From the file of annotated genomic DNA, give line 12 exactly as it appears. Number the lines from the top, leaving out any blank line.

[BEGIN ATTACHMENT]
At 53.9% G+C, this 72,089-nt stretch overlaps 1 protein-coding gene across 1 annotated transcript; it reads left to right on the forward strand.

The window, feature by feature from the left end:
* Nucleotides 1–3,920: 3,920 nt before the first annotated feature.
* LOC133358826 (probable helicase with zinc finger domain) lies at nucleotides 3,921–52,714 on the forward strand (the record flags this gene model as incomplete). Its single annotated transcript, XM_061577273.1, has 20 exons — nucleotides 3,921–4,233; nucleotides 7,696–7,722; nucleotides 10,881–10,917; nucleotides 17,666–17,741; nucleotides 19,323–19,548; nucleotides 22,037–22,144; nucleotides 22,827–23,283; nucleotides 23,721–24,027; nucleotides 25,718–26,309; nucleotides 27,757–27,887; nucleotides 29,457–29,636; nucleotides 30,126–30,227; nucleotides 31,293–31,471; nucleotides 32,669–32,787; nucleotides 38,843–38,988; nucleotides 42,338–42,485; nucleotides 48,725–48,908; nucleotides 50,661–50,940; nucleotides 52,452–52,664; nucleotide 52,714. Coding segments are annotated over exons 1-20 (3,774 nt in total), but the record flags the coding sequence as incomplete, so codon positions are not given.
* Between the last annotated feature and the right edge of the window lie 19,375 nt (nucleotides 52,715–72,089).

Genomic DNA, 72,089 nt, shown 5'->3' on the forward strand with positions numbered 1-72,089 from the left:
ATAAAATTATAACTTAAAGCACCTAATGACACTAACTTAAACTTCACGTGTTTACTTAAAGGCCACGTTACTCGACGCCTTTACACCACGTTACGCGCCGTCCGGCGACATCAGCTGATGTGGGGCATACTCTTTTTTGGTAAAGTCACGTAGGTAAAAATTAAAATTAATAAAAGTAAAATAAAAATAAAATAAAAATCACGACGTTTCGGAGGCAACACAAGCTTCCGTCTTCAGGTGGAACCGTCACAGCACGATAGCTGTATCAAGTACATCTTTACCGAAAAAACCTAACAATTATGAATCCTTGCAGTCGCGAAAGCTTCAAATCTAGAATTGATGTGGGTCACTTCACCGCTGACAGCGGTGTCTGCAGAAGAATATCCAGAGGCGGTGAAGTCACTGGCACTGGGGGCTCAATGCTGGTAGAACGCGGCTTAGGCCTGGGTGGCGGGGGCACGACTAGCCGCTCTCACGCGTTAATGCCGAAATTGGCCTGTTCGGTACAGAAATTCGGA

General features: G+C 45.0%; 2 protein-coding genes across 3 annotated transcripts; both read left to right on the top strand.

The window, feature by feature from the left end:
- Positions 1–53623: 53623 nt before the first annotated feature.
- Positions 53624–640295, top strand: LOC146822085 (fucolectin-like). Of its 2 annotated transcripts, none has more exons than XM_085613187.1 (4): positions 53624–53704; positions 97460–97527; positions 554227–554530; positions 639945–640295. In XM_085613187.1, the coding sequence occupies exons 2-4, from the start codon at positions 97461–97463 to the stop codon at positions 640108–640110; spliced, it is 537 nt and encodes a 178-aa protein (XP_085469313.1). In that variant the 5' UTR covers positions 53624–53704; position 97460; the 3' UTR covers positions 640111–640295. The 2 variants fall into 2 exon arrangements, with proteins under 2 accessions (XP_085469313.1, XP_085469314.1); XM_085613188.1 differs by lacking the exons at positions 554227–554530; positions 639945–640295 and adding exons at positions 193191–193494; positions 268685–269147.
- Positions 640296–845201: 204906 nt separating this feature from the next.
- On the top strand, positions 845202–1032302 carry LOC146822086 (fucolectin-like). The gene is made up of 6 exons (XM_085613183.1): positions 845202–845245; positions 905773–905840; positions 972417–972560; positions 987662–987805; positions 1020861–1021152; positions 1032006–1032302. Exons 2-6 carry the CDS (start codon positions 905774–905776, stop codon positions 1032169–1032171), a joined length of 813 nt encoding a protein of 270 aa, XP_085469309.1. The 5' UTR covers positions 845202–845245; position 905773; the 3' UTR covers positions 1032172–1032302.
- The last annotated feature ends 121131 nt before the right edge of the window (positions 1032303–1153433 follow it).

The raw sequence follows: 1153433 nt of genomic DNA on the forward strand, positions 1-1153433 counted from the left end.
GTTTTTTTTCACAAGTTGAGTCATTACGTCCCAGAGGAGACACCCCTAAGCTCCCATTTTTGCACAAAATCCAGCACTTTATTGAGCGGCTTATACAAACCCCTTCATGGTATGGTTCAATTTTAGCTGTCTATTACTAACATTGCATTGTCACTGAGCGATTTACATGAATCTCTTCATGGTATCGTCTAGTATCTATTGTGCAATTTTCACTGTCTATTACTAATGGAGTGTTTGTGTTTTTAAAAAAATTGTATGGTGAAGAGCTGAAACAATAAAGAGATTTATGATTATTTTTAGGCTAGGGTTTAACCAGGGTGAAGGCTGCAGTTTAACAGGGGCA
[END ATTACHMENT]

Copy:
- Positions 640296–845201: 204906 nt separating this feature from the next.